“I think I am getting sick, but you can’t say that these days haha,” Stéphane Akoki texted to his friend. It was a Wednesday, and he had no cough, no fever, and no sore throat, but his body felt weak. Not thinking too much of it, he went to the grocery store on Friday and a friend’s small wedding of 30 people on Saturday, taking all the hand-washing, distancing and mask-wearing precautions he could.

But by the following Monday, March 15th, he had constant body aches, though still no other symptoms. The greatest feeling he had was an impression to leave his American parent’s house because they were part of the population most vulnerable to COVID-19 and he cared too much about them, especially for all they had sacrificed for him.

Stéphane grew up in Cote D’Ivoire where he became the first member of the Church in his family and served a mission in Ghana, despite his family’s disapproval. His mother, having never learned to read or write, pushed Stéphane to seek an education, and with the money Stéphane earned after his mission and pooling the family’s resources, they sent him to China for school. Upon arrival, he found the school was a scam, all his family’s money was gone and he was completely stranded in a foreign land. The people he met and experiences he had in China finally and divinely led him to come to BYU and meet his American parents who took him in as their own. (See his full back story here)

Following his prompting, he left to hunker down in a spare room in his rental house in Orem where a few of his single guy friends lived. At this point, he felt like he was practicing an abundance of caution, seeing no possibility of having COVID-19. There were only 9 known cases in Utah and no one he had come into contact with showed any symptoms.

Yet, Tuesday night a fever started, making him shaky and restless all night. It was the next morning, Wednesday the 18th, that Utah experienced a 5.7 magnitude earthquake. Stéphane felt nothing as he laid miserably in bed, wondering what to do. Many people called to check in on him after the earthquake, but his previous boss who called found out about his symptoms and convinced him to at least get screened for COVID-19 over the phone. The screening call only told him he didn’t qualify for testing but he could go to a doctor anyway to see if he had any other sickness.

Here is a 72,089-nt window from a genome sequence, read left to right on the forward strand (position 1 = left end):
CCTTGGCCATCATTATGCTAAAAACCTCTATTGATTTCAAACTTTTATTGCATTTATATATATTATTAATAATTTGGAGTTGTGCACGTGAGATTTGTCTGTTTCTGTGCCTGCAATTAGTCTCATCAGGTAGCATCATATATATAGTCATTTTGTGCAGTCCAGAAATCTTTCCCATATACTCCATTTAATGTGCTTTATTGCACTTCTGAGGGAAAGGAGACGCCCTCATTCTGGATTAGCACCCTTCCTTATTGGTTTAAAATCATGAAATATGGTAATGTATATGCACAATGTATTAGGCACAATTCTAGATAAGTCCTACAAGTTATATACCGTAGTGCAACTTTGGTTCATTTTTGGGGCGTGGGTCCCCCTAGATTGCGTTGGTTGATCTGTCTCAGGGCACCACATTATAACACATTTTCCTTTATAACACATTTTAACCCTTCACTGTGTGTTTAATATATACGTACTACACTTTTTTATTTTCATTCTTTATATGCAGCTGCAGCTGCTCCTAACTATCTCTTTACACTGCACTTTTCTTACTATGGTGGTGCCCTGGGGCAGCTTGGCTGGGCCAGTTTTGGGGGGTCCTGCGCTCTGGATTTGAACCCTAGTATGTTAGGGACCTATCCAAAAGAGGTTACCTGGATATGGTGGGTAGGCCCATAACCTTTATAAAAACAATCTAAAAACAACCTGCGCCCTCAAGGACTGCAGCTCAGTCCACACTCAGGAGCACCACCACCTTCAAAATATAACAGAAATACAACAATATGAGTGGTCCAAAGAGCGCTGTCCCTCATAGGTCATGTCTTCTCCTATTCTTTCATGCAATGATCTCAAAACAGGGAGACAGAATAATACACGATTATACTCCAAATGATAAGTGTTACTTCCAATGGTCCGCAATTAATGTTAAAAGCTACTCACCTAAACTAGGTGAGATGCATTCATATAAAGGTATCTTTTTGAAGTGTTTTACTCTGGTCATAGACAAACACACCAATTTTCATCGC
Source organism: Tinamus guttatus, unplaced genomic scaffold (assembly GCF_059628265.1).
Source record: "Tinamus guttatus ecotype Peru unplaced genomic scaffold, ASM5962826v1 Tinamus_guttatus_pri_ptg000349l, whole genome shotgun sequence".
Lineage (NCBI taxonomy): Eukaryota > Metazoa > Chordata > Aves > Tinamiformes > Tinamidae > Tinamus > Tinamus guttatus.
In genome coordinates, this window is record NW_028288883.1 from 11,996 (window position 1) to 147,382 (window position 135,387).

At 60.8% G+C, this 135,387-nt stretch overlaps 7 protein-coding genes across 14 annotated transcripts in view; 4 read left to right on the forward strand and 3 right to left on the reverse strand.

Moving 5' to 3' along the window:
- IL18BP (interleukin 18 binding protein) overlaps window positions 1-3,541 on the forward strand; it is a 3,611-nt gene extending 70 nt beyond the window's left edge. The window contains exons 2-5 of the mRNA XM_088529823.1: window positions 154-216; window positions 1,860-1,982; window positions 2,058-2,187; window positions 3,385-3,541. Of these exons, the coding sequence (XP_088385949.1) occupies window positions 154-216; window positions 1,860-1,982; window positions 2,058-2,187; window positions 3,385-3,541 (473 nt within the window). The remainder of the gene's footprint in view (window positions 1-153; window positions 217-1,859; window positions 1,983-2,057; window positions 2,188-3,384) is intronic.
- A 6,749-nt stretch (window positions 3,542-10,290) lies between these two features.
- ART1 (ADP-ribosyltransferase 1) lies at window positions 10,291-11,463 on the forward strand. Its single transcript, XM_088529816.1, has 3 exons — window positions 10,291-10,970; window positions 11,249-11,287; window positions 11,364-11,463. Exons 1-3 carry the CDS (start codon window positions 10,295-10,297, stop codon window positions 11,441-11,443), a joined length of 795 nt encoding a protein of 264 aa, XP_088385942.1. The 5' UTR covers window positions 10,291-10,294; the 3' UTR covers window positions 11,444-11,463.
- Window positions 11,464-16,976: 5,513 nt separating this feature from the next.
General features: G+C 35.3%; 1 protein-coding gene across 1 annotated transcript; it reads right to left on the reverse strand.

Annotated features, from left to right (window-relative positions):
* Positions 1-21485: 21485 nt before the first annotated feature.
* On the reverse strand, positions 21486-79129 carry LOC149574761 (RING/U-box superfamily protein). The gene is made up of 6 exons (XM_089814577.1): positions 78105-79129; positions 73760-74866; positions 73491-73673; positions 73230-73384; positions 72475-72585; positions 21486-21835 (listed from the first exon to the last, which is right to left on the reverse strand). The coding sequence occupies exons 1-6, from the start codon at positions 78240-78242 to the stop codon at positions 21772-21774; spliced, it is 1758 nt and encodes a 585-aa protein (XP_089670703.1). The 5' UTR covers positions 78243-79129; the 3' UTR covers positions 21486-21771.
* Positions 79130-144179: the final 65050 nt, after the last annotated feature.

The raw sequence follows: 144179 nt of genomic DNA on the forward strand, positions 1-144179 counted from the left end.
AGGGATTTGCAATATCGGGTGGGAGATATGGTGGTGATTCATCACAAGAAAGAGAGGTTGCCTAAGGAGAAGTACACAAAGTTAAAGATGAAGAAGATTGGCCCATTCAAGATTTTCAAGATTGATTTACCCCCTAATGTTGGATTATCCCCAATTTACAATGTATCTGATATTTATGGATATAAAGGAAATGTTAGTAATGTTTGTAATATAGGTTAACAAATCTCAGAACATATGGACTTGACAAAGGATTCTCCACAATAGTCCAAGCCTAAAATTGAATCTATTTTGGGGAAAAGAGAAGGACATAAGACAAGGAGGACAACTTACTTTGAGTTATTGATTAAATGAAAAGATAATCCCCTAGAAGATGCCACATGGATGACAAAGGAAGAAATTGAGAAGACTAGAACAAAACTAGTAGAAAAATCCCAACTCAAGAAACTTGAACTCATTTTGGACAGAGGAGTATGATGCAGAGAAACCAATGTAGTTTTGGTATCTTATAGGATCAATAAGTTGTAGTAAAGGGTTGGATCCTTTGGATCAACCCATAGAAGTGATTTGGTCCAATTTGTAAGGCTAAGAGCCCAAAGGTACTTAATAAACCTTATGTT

At this point in Utah, the situation was still new. Testing was not so common, and they especially didn’t feel to test Stéphane because he hadn’t traveled outside the state in the allotted amount of time requisite for testing. The thermometer read 102.7 degrees Fahrenheit, and still the doctor didn’t feel the need to test. One nurse felt strongly to push back, especially because Stéphane has asthma and pericarditis (inflammation around the heart), and finally a test was ordered for both the flu and COVID-19. He could only have one or the other.

24 hours after the test, praying he had the flu rather than the alternative, he got a call from the Utah Department of Health informing him with the dreaded news: he was positive for COVID-19. They instructed him to isolate himself for 14 days and went through every place and person he had come into contact with—work, the train, the grocery store, the wedding, two friends. No one from work or the wedding has since tested positive for the virus, though one of his friends has, leaving it a bit of a mystery where they picked up the virus in the first place. The train? The grocery store?